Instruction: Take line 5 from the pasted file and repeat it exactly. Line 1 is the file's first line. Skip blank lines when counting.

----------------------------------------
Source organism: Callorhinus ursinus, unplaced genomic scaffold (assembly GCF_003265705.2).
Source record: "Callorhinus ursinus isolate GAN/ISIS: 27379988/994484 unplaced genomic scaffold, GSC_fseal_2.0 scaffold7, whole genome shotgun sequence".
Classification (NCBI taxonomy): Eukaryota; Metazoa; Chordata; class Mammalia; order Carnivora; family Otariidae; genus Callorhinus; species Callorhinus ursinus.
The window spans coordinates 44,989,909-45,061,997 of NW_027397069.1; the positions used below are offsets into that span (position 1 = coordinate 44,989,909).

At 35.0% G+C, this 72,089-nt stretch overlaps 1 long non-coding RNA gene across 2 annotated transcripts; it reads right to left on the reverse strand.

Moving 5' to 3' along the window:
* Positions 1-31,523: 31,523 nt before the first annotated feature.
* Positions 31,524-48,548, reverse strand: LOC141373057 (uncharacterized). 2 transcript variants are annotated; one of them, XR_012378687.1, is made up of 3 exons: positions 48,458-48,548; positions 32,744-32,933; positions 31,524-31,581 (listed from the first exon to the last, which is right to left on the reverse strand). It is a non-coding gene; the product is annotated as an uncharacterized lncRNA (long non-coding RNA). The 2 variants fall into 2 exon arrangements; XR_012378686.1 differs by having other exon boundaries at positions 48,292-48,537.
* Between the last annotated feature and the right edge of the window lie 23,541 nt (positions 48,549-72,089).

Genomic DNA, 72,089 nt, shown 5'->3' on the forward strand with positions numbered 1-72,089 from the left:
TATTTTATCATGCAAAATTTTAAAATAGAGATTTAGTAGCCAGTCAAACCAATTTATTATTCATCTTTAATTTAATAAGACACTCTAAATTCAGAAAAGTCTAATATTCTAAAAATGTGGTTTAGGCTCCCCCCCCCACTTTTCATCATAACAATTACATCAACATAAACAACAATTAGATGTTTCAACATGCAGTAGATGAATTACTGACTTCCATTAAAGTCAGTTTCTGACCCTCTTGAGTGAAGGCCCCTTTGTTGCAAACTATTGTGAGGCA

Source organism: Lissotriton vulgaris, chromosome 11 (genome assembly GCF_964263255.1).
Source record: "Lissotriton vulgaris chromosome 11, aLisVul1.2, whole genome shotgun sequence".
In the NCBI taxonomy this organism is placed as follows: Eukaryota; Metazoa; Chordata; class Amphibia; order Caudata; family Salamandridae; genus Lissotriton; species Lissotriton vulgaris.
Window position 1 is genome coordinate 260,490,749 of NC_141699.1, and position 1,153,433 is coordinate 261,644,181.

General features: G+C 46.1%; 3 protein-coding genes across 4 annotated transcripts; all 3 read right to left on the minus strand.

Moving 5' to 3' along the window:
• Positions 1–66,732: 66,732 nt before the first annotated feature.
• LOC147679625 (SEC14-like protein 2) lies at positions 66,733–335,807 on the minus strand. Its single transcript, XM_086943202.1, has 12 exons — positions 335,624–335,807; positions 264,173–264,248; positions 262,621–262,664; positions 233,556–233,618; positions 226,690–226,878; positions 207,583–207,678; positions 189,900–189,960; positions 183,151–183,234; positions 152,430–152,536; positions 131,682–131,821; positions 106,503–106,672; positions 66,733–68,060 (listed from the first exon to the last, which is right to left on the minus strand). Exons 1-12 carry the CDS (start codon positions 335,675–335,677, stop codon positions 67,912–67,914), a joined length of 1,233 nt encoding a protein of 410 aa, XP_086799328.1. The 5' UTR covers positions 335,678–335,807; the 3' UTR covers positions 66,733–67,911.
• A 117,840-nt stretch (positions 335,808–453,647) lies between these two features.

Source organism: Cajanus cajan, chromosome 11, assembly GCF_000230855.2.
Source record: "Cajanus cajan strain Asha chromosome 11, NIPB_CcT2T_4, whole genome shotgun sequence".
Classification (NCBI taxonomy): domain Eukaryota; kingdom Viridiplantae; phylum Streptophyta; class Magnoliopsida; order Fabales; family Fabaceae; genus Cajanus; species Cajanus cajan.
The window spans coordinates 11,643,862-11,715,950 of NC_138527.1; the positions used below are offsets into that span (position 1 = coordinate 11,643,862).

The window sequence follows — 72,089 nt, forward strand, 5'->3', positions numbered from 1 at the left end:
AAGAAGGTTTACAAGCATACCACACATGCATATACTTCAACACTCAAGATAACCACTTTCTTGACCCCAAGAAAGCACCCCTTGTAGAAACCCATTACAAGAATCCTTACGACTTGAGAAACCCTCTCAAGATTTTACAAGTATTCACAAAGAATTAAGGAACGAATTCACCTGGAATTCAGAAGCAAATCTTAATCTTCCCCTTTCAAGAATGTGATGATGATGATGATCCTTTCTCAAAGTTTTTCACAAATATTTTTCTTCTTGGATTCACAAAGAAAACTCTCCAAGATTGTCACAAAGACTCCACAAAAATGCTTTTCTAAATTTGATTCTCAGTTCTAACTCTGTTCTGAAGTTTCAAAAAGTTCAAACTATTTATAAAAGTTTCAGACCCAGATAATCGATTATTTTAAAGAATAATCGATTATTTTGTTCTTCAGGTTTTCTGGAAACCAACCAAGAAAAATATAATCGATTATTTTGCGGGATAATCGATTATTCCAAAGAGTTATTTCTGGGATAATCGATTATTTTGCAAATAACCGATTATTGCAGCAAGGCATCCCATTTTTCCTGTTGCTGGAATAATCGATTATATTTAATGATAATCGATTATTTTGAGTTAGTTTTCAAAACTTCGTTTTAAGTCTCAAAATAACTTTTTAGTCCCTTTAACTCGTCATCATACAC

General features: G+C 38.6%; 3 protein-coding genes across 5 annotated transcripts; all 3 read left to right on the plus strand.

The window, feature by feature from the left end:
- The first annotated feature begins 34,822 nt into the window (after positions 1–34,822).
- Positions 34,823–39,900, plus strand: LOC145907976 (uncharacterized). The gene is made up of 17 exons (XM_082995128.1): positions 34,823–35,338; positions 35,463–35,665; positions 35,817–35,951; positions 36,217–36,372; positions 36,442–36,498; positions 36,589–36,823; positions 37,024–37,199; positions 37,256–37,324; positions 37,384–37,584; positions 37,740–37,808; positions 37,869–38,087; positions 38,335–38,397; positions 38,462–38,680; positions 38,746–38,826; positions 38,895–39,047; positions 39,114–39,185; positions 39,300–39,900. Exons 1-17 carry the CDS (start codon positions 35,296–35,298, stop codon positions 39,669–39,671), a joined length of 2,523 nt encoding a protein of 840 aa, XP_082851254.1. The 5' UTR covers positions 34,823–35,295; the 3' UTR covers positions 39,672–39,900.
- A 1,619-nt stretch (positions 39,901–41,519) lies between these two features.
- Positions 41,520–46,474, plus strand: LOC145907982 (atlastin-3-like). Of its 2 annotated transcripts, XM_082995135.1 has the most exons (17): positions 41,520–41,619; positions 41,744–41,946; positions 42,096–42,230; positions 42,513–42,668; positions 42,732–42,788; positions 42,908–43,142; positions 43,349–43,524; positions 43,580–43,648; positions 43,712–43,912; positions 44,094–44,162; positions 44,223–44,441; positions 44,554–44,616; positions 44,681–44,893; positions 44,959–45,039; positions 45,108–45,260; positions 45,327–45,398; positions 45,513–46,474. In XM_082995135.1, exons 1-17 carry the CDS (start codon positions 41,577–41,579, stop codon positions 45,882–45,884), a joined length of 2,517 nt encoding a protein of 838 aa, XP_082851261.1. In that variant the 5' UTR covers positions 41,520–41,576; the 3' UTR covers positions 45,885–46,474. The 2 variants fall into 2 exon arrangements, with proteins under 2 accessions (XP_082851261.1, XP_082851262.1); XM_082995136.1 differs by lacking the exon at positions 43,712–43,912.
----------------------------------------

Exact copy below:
At 35.0% G+C, this 72,089-nt stretch overlaps 1 long non-coding RNA gene across 2 annotated transcripts; it reads right to left on the reverse strand.